Somehow over the last month, the Knicks have slowly evolved into the league’s most complete team. Baron Davis will likely make his debut this week as the backup point guard and the Knicks future rests on how well Carmelo Anthony integrates into the new-look Knicks offense and whether his co-stars can continue hiding his glaring deficiencies on defense.
It’s too early too tell where the Knicks rank in the NBA’s elite hierarchy, but the question now has to be asked, is this the best D’Antoni coached team yet? It’s a tall order.
Seven years ago, Mike D’Antoni began his first full season as Suns head coach. Thanks in part to one of the most deepest rosters in the league, Phoenix rolled to a 62-win season and had one of the most prolific offensive seasons in league history.
That year the Suns offense averaged 110 points per game but allowed a league-worst average of 103 points per. However, the Suns frenetic offensive pace skewed those statistics. In reality, the 117 points they allowed per 100 possessions was 17th in the NBA.
Seven Knicks players currently average in double figures but the Knicks only average 95 points per game but average the second highest number of possessions per 48 minutes.
The Knicks season stats are irrelevant since Lin took the helm of the Knicks offense only three weeks ago. Even using only a nine game sample size, these Knicks are very different than the Seven Second or Less Suns. Sunday was only the seventh time in the last nine games that the Knicks scored more than 100 points. The Suns regularly scored 100 in three quarters.
Ultimately, the Suns were unable to overcome their defensive ineptitude. However, these Knicks are sixth in the NBA in defensive efficiency this season
Like Lin, Nash was able to get into the lane but Nash also had the ability to consistently pull-up and knock down a midrange jumper off the dribble. At point guard, Nash was the golden standard of D’Antoni point guards. However, Lin has been more active scoring in the paint. Whether he’ll continue averaging 25 plus a night when Carmelo returns to the lineup remains to be seen.
However, both Lin and Nash were the heartbeat to D’Antoni’s teams. After Nash injured his thigh against the Indiana Pacers in mid-December, the Suns lost five straight games in his absence. And lost a sixth to the San Antonio Spurs in his first game back. It was their longest losing streak of over two games throughout the entire regular season. Meanwhile, the Knicks have won eight of nine games since Lin took over an 8-15 team.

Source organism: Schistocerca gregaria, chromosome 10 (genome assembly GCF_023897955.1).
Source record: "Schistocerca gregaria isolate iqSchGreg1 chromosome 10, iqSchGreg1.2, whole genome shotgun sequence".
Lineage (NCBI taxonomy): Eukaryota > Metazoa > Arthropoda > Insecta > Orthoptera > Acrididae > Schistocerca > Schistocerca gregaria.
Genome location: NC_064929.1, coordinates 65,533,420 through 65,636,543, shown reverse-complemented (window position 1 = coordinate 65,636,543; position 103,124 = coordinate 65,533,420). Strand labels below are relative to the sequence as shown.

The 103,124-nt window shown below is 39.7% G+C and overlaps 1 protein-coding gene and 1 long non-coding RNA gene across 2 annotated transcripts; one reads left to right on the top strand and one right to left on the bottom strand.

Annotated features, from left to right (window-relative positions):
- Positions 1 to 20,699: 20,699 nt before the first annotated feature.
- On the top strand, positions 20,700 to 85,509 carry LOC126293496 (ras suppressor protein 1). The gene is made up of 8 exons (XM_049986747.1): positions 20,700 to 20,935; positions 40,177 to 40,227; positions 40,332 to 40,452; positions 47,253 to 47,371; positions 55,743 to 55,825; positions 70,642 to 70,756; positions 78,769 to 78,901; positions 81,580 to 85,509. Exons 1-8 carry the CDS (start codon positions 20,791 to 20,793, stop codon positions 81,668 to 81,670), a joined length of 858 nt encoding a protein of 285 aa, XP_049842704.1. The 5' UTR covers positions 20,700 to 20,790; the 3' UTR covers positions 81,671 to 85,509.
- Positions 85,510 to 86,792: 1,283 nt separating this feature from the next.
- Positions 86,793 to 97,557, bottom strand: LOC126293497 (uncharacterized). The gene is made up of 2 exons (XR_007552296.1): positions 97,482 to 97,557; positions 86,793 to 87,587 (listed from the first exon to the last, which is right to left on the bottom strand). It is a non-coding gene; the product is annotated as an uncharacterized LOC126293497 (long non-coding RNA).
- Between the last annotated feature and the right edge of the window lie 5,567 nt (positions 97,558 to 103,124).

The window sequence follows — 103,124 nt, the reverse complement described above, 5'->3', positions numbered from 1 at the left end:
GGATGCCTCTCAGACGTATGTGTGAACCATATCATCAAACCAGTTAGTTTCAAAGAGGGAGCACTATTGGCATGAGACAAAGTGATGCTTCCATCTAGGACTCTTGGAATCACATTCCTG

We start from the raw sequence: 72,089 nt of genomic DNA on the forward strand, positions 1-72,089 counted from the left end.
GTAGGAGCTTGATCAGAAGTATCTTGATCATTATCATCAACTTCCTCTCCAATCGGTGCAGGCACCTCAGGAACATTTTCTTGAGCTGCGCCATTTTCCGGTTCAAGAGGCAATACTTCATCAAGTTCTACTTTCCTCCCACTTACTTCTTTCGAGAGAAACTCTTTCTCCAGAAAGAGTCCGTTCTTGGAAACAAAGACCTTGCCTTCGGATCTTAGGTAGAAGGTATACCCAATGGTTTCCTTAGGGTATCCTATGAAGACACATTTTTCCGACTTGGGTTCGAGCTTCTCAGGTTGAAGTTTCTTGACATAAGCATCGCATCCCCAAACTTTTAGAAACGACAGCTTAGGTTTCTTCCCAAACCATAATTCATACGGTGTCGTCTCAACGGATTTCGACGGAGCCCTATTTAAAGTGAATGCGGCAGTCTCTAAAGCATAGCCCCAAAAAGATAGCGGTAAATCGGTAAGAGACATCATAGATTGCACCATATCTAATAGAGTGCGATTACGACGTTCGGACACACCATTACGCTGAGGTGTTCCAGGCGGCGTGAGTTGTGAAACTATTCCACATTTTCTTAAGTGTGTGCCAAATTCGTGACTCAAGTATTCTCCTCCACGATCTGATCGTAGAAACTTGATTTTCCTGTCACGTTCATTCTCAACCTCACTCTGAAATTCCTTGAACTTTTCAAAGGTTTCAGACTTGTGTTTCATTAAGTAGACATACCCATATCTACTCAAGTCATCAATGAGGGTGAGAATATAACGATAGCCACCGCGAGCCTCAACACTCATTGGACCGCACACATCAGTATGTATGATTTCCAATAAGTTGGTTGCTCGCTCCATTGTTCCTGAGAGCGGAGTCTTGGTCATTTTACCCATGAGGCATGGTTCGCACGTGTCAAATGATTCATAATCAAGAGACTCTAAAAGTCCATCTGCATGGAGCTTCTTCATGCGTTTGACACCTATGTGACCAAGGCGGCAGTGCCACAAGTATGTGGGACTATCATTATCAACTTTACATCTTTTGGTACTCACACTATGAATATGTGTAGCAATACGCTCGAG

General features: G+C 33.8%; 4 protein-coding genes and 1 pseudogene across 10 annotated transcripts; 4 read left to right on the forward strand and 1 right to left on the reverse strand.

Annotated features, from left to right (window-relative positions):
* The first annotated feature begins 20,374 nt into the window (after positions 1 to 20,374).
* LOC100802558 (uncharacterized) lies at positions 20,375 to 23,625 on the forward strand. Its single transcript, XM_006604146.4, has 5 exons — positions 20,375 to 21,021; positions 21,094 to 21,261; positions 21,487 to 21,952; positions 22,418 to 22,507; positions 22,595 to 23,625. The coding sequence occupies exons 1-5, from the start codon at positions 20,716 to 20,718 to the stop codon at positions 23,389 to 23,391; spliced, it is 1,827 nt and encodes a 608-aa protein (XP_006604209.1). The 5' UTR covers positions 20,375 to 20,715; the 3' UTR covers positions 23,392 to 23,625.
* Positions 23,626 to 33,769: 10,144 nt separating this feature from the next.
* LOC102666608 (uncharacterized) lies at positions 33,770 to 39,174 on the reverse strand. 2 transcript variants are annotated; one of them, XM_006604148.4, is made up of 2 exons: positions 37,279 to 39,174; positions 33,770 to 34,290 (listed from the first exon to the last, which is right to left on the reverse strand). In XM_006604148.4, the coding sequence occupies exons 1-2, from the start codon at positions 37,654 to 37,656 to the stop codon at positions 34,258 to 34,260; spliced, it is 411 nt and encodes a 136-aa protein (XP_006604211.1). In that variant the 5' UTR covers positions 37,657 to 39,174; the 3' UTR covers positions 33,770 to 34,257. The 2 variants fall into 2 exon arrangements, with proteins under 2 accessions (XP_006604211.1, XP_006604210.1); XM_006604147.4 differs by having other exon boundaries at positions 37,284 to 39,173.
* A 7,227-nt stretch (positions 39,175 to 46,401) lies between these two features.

What most forget is that the ’05 Suns also had a young Joe Johnson, Shawn Marion in his prime, Quentin Richardson, Jim Jackson and Leandro Barbosa. JR Smith is a more athletic, better shooting version of Joe Johnson.
The only constant besides the coaching staff on both teams is power forward Amare Stoudemire. However, in 2005, Stoudemire was forced to play center in a small Suns lineup. Seven years late, Stoudemire has shifted to his natural power forward position but has been passive and incredibly inconsistent. His defense is so lazy that the Suns actually experimented with sticking 6-5 guard Iman Shumpert on 7-footer Dirk Nowitzki.
Tyson Chandler is the defensive ex-factor that D’Antoni lacked in Phoenix. Chandler attacks the boards like it insulted his momma, he’s formed a symbiotic connection with Lin on the pick and roll and he defends the paint like a bird guards its nest. Meanwhile, the most talented scorer on the Knicks roster hasn’t even suited up since injuring his groin in Lin’s first start. However, Anthony scored only 11 points in 35 minutes when Lin took over the Nets game.
Frank Ocean’s favorite NBA player, Steve Novak (cane) has also quietly emerged as a three-point specialist. While Landry Fields has been the starter for much of the season, it’s likely he’ll come off the bench in the aftermath of JR Smith’s signing. Rookie Iman Shumpert isn’t as quick as Leandro Barbosa but he is bigger, stronger and a better defender, which pretty much encapsulates the comparison between the two teams.
The Knicks don’t have the same quick strike scoring ability as the 04-05 Suns, however, the major difference is that this team has the personnel to play a half court style, which the Suns struggled to do in the playoffs for much of Nash and D’Antoni’s tenure together. Most importantly, they defend much better and are designed to compete against anyone during the grind of a seven-game series against anyone in the league. D’Antoni’s Suns teams were offensive juggernauts but couldn’t transition their style of play to the playoffs. If D’Antoni can’t make a statement in the Eastern Conference playoffs with this unit, then he doesn’t deserve to return next season.